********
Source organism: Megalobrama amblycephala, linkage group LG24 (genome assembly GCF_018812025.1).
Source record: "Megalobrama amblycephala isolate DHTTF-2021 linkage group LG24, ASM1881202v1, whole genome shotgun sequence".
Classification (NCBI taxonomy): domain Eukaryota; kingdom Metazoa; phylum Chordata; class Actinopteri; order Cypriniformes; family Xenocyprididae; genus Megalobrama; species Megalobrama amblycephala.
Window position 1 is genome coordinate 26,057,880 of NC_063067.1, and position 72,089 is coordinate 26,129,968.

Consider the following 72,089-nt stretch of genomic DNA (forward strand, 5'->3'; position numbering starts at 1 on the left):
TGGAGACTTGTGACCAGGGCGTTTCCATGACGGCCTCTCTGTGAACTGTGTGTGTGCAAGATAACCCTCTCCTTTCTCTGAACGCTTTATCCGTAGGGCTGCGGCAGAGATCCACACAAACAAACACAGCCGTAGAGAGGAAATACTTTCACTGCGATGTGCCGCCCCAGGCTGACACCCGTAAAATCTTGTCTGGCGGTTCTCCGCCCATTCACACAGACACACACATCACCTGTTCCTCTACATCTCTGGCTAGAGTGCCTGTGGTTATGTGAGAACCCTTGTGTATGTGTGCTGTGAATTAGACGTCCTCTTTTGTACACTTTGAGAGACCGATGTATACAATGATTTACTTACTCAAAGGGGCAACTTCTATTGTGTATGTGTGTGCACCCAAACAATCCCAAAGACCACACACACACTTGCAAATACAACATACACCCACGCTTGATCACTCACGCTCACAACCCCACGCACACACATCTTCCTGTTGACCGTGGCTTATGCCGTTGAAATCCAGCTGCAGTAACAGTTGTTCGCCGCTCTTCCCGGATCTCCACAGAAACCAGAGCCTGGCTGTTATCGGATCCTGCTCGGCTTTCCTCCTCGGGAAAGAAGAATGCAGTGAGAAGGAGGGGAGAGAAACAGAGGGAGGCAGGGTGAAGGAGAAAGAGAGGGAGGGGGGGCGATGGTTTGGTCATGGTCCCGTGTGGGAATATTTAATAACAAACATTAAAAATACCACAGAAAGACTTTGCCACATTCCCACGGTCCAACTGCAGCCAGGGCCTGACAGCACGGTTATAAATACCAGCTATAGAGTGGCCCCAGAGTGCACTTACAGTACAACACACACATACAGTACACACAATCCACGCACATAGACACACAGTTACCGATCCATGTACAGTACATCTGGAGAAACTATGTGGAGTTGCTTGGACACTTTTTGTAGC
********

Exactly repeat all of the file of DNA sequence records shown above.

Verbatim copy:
Source organism: Megalobrama amblycephala, linkage group LG24 (genome assembly GCF_018812025.1).
Source record: "Megalobrama amblycephala isolate DHTTF-2021 linkage group LG24, ASM1881202v1, whole genome shotgun sequence".
Classification (NCBI taxonomy): domain Eukaryota; kingdom Metazoa; phylum Chordata; class Actinopteri; order Cypriniformes; family Xenocyprididae; genus Megalobrama; species Megalobrama amblycephala.
Window position 1 is genome coordinate 26,057,880 of NC_063067.1, and position 72,089 is coordinate 26,129,968.

Consider the following 72,089-nt stretch of genomic DNA (forward strand, 5'->3'; position numbering starts at 1 on the left):
TGGAGACTTGTGACCAGGGCGTTTCCATGACGGCCTCTCTGTGAACTGTGTGTGTGCAAGATAACCCTCTCCTTTCTCTGAACGCTTTATCCGTAGGGCTGCGGCAGAGATCCACACAAACAAACACAGCCGTAGAGAGGAAATACTTTCACTGCGATGTGCCGCCCCAGGCTGACACCCGTAAAATCTTGTCTGGCGGTTCTCCGCCCATTCACACAGACACACACATCACCTGTTCCTCTACATCTCTGGCTAGAGTGCCTGTGGTTATGTGAGAACCCTTGTGTATGTGTGCTGTGAATTAGACGTCCTCTTTTGTACACTTTGAGAGACCGATGTATACAATGATTTACTTACTCAAAGGGGCAACTTCTATTGTGTATGTGTGTGCACCCAAACAATCCCAAAGACCACACACACACTTGCAAATACAACATACACCCACGCTTGATCACTCACGCTCACAACCCCACGCACACACATCTTCCTGTTGACCGTGGCTTATGCCGTTGAAATCCAGCTGCAGTAACAGTTGTTCGCCGCTCTTCCCGGATCTCCACAGAAACCAGAGCCTGGCTGTTATCGGATCCTGCTCGGCTTTCCTCCTCGGGAAAGAAGAATGCAGTGAGAAGGAGGGGAGAGAAACAGAGGGAGGCAGGGTGAAGGAGAAAGAGAGGGAGGGGGGGCGATGGTTTGGTCATGGTCCCGTGTGGGAATATTTAATAACAAACATTAAAAATACCACAGAAAGACTTTGCCACATTCCCACGGTCCAACTGCAGCCAGGGCCTGACAGCACGGTTATAAATACCAGCTATAGAGTGGCCCCAGAGTGCACTTACAGTACAACACACACATACAGTACACACAATCCACGCACATAGACACACAGTTACCGATCCATGTACAGTACATCTGGAGAAACTATGTGGAGTTGCTTGGACACTTTTTGTAGC